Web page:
There is absolute unbroken continuity.
Why should I be out of mind
because I am out of sight?
For an interval.
Somewhere. Very near.
Just around the corner.
A few days back, around the Kindle 3 (not official version name, but third generation in releases) launch, I tweeted saying the Kindle is now tempting me, and I might just take a dive into the world of eBook readers, and add another gadget to my bag.
Surprisingly, several folks on my social networks advised me to go for iPad (with the Kindle app), which is ’obviously shinier and better.’
And then I wondered. Not just me being an Apple anti-fan, I still think this advice was wrong on many counts, probably swayed by Apple’s ‘magical’ hype.
Price: $139/$189 Kindle vs. $499 iPad
While I specified, I was intending to go for the Wi-fi Kindle, at $139, it is clearly a case of apples vs. oranges, or maybe even cashewnuts vs. oranges.
Battery Life: 3 weeks vs. 10 hours
Kindle’s battery life with wireless always on is a claimed 3 weeks. On a long trip, 10 hours is all you would read?
There is a reason why no eBook reader in the market has a colored screen – LCD, LED, or any other display technology. iPad, or any other handheld device, does not offer the paper-like screen or the optimum contrast and sharp display to read indoors as well as in sunlight.
iPad is a great consumption device, but I prefer my Dell Mini notebook, which also allows me to do ‘real work’ and run regular Windows apps.
P.S. I did explore other eBook readers like Nook and Sony Reader, but they don’t work in India.
P.P.S. A couple of Indian eBook readers have also been launched – Infibeam’s Pi and Wink. No verdict on them, as yet.
MIX Online has released a new Azure-hosted lab called The Archivist. The Archivist allows you to create archives of Twitter topics that you can save, export and analyze.
There are now over 50,000,000 tweets being created each day. But, tweets are transitory. Twitter itself doesn’t allow access into their database more than two weeks – and for a trending topic, one may not be able to access tweets older than 24 hours. Enter The Archivist, a new lab from Mix Online. It is a website that allows people to archive, analyze and export tweets.
The Archivist can create archives of tweets equivalent to any search done at http://search.twitter.com. What is the difference between searching directly on Twitter versus searching from The Archivist? Well, once you save a search from The Archivist, your search will continue to run, day and night, every day, every night, creating an archive for you based on that search.
Once you have started an archive, The Archivist data mines on your behalf, providing six visualizations that offer insight into a given archive of tweets. Any additional data mining you’d like to do can be done by exporting and saving the entire archive, to be manipulated in a program such as Excel.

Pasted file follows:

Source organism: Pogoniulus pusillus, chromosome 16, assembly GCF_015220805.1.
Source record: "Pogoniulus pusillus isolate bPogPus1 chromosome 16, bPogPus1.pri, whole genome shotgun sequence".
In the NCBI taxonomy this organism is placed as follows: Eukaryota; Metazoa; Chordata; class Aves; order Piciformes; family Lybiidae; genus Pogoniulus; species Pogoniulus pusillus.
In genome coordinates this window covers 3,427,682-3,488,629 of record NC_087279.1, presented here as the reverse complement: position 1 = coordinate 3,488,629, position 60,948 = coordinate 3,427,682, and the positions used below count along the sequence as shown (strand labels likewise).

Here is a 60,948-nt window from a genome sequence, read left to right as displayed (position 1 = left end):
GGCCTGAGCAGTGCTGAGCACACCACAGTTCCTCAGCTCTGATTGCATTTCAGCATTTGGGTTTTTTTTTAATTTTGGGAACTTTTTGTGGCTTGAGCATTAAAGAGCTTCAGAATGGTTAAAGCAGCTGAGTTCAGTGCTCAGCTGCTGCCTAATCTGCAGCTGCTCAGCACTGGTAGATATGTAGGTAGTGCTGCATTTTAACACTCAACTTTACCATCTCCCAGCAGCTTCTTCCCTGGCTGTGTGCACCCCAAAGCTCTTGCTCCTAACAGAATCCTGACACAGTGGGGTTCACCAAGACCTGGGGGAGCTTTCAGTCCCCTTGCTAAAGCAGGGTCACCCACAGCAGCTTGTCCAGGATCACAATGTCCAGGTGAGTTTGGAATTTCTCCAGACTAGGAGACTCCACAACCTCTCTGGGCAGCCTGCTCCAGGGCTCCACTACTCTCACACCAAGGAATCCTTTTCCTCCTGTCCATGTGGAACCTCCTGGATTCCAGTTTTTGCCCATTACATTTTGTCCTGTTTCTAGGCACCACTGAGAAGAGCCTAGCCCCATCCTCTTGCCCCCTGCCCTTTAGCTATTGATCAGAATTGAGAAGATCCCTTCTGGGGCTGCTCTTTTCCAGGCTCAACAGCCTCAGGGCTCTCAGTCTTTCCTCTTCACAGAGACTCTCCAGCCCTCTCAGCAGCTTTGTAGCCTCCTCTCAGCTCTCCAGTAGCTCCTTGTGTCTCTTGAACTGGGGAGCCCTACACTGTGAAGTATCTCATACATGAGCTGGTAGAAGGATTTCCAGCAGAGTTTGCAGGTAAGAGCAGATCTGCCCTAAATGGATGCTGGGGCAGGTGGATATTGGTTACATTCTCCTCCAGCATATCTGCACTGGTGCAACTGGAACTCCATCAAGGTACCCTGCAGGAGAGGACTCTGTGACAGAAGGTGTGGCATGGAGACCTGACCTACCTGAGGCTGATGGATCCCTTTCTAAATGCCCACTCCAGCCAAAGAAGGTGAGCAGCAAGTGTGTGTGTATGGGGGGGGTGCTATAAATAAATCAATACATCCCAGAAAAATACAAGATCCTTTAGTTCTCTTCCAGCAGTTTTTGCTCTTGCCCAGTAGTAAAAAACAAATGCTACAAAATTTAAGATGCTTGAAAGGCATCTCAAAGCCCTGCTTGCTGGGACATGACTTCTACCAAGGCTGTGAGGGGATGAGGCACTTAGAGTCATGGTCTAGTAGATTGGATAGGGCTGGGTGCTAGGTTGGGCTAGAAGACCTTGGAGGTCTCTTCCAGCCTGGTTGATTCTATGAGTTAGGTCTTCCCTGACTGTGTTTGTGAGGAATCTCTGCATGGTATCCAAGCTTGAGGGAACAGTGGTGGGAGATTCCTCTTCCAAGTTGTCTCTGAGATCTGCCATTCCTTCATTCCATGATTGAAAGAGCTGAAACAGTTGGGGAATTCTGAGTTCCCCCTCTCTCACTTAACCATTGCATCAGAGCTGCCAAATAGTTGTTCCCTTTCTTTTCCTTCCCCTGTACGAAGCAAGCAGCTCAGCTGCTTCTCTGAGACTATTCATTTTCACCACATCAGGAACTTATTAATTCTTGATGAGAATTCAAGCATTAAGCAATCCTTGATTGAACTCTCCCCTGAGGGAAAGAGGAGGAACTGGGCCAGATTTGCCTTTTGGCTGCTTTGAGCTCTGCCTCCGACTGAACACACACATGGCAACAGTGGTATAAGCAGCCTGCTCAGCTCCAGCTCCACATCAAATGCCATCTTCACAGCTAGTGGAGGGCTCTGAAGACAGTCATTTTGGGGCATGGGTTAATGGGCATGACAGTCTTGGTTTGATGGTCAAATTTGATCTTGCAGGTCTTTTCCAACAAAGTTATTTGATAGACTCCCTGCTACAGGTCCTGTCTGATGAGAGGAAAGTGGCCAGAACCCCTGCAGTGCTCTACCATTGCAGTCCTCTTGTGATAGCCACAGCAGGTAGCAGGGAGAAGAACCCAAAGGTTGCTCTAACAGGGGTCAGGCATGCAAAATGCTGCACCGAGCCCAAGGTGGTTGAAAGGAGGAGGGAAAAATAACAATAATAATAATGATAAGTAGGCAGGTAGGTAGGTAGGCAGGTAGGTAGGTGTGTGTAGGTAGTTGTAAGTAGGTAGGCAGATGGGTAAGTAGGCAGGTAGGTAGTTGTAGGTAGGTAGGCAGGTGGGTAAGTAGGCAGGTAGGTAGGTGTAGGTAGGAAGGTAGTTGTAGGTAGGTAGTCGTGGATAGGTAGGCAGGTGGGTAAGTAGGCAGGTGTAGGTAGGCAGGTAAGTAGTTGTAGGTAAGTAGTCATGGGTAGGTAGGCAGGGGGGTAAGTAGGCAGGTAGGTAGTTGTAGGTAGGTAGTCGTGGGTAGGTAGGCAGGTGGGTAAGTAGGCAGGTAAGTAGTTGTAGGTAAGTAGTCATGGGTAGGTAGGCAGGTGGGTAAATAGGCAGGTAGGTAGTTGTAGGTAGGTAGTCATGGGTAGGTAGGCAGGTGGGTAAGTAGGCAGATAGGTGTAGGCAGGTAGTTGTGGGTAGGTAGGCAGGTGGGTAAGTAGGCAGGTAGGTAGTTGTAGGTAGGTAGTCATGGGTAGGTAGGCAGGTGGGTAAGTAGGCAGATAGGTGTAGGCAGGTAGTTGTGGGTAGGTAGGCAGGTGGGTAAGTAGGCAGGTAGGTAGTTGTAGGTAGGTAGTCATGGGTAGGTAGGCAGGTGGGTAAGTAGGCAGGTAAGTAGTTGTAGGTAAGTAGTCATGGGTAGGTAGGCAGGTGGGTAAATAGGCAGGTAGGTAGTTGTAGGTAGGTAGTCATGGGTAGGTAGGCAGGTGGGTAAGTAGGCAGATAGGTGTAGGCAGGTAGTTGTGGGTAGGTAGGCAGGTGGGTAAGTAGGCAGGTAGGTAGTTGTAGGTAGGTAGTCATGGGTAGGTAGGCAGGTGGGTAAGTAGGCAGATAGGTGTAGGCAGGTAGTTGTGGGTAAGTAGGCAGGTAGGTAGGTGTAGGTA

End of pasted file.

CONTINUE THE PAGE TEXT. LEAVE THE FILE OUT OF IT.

- Is this a replacement for Bing or Twitter as a Twitter search tool?
- No. Bing and Twitter are excellent search engines, but The Archivist’s main features are the ability to save, export, and analyze tweets based on a search. The Archivist will also continue to update your archive.
- How long will you store my tweets?
- As long as you log in within 60 days of your last log in, we will continue to store your tweets.
- Hey, I looked at search.twitter.com and The Archivist and they do not match exactly, what’s up?
- There’s probably nothing wrong. We’ve found a great resource for explaining the limitations of Twitter search.
- Why did you use Azure?
- We wanted to take advantage of our cloud offering and the functionality it gave us. It provided background services, scaling, monitoring, database and more.
- Hey, this is cool, can I build my own version of The Archivist?
- Absolutely. With all MIX Online labs, we make the code and design assets available for folks to peruse and use in their own apps. In fact, you can also contribute to the project if you like. For more information, please visit the Developers’ page. It will help you get started building services and applications using The Archivist and it’s codebase.
- What is MIX Online?
- MIX Online (at http://visitmix.com) is a community site for Designers, Developers and Web Builders. MIX Online provides insights from our team and other industry pros with articles and opinions; free, open source, ready-to-download prototypes and tools from our labs; and we host, speak at and attend lots of industry events.
- What is a MIX Online Lab?
- A Lab is a free, open source, ready-to-download tool or website prototype. Labs are not official products from Microsoft (e.g. Microsoft Office, MSN, etc.). Check out our other Labs we have built on our Labs page.
Can’t make it down to South Africa to watch the games? No worries, the Bing Home Turf Finder has you covered! You can find out where to watch matches around the Seattle area and across the US with our new Bing map app.
In select cities, we populated a Bing map app with venue information such as name, country affiliation, special hours and website info courtesy of Thrillist while you can use the Foursquare API to display current check-ins and venue tips. In addition, with the World Cup Bing Badge Program on Foursquare, Bing will award a Bing badge to users and also provide incentives during game time at select local venues.
Find your place to watch the games now on The Bing Home Turf Finder map app.